This kiln is soda fired, which is the legal modern analog to period salt firing (by no means the only method of firing pottery, but a significant one.)
Salt is frowned upon because it releases chloride, in the form of chlorine gas. This is a negative situation for lungs.
We used a baking soda borax blend similar to the flux I use in blacksmithing for forge welding.
This was a group project sponsored by a local master potter, and which I look forward to being involved with again in the future.
My contribution to the pot luck was a Bolognese Torte, made with ricotta cheese. It went over quite well.
Next week, I will know if any of my wares have survived.
Bolognese Torte. Get a pound of new cheese and of old cheese, and grate it; get well cleaned chard, parsley and marjoram, and beat them as much as you can with a knife and fry them in a little good butter, then take them out; get four eggs, saffron and a good lot of pepper, and lard or good butter, and mix everything together; make a thin pastry crust on the bottom of the pan and put this mixture in it; have another crust on top, or else get buffalo cheese, cut it into strips and cover the mixture with it instead of a crust. Note that it should have a good smell of pepper, and cook it slowly; when the upper crust puffs up – I mean, rises – then it is done.
Note: This is an incomplete process. Normally I would only post something I have hammered into submission, but life has intervened.
I did this two different ways, for curiosity and as planning for an upcoming dinner. I made a traditionally understood pie as well as a yeast dough “torta” more closely resembling what we understand as a white pizza.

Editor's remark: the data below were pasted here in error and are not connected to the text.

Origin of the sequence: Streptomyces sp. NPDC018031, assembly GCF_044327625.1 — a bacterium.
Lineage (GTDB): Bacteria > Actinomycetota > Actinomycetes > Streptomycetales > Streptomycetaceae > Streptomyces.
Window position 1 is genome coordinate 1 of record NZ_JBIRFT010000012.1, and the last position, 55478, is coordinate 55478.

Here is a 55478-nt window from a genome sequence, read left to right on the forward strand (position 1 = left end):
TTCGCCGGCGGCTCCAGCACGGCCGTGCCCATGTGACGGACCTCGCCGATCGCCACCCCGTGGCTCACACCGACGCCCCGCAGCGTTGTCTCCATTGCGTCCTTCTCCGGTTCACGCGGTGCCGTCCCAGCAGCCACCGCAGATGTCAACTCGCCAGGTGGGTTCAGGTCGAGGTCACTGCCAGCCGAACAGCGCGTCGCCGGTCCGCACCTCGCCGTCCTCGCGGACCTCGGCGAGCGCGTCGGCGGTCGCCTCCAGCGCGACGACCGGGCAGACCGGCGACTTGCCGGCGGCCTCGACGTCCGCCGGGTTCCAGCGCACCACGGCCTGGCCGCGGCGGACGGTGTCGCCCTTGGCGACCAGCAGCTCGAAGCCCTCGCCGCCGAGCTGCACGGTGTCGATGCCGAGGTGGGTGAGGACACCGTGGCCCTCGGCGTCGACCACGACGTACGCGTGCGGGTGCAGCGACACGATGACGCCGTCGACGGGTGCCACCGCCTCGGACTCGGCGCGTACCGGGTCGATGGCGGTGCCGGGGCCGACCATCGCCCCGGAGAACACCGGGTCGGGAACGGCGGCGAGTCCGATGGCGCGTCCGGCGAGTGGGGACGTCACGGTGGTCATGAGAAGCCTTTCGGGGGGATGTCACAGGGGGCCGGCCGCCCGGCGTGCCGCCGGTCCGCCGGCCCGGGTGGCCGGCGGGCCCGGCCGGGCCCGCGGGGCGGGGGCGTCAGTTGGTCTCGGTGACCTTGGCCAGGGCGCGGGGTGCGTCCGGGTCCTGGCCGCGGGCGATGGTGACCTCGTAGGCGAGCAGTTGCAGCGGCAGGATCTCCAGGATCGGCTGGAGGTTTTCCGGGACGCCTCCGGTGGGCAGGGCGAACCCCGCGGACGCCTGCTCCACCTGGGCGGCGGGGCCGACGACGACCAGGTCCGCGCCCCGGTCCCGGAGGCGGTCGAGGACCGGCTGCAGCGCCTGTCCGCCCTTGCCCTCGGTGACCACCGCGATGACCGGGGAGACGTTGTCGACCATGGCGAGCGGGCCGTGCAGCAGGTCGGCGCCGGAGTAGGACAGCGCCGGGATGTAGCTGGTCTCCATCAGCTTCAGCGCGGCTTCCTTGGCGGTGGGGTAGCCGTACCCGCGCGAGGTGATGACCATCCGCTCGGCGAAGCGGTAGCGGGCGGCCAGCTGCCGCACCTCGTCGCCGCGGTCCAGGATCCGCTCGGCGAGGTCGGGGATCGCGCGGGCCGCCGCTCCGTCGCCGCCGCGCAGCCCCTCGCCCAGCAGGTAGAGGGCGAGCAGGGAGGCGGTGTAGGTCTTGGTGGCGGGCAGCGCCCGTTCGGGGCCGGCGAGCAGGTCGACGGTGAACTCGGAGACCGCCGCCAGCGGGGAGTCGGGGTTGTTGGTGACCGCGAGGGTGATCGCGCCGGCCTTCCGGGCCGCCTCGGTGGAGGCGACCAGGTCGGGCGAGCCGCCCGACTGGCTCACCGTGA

I was unable to locate marjoram, and mine is not grown enough to use, so I substituted oregano, which is somewhat similar in profile.
Traditional deep pie; I prepared a cold crust, blended the “old”, or parmesan cheese with the “new” farmers cheese, and added the herbs and egg. I thought about frying the herbs and spinach, but it is 80* out, and I thought there might be a limit to my tolerance for richness. I used a smaller, but proportional quantity; a half pound of the cheeses, 2 eggs, and so on. I have minimal access to worthy Buffalo mozzarella, so the regular varietal of fresh had to do. I used frozen spinach, and should have dried it out more thoroughly. Sauteeing in the butter as the instructions guided would have solved this issue. Silly me.
For the second iteration, I used a yeasted dough, and went for a more minimalist approach. I layered the cheeses, first the farmers, then the parmesan. I then seasoned the cheeses, layered on the greens, seasoned again, and layered on the mozzarella. It was a lovely white pie, but suffered from the cheeses and herbs being separate.
1 pie crust
1 bag chopped spinach, thawed and squeezed hard, or 2 lbs fresh spinach, minced
1 large bunch parsley, minced
1 bunch or marjoram (sub oregano if marjoram is a challenge)
1/4 stick of butter
6 oz farmers’ cheese
6 oz Parmeggiano Reggiano, grated
8 oz fresh mozzarrella
1 TBS black pepper
Please note that while I love saffron, I did not use it. I am not fully satisfied with the results, and don’t want to use saffron til I am certain of the dish.
Blend the Parmeggiano and the farmers’ cheese. Season. Set aside.
Blend the greens, sautee in the butter. Allow to cool.
Blend the cheeses and the herbs,
Press the herbed cheese blend into the pie shell. Lay the mozzarella on top. Bake til the cheeses are fully melted, and the mozzarella and crust are golden brown. Serve.
The cheeses I used were rather lemony and bright. Saffron would mellow and darken this flavor nicely, I will use it after I get the moisture levels where I want them.
1 half sheet
1 ball of pizza dough, stretched to shape
1/2 lb farmers cheese, dotted evenly on the crust
1/2 lb parmeggiano reggiano, sprinkled about
1 TBS black pepper,
1/2 lb frozen spinach, well wrung.
2 oz minced parsley,
1 bunch stripped marjoram (I used oregano, supply issues)
Mozzarella, sliced and layered nicely on top.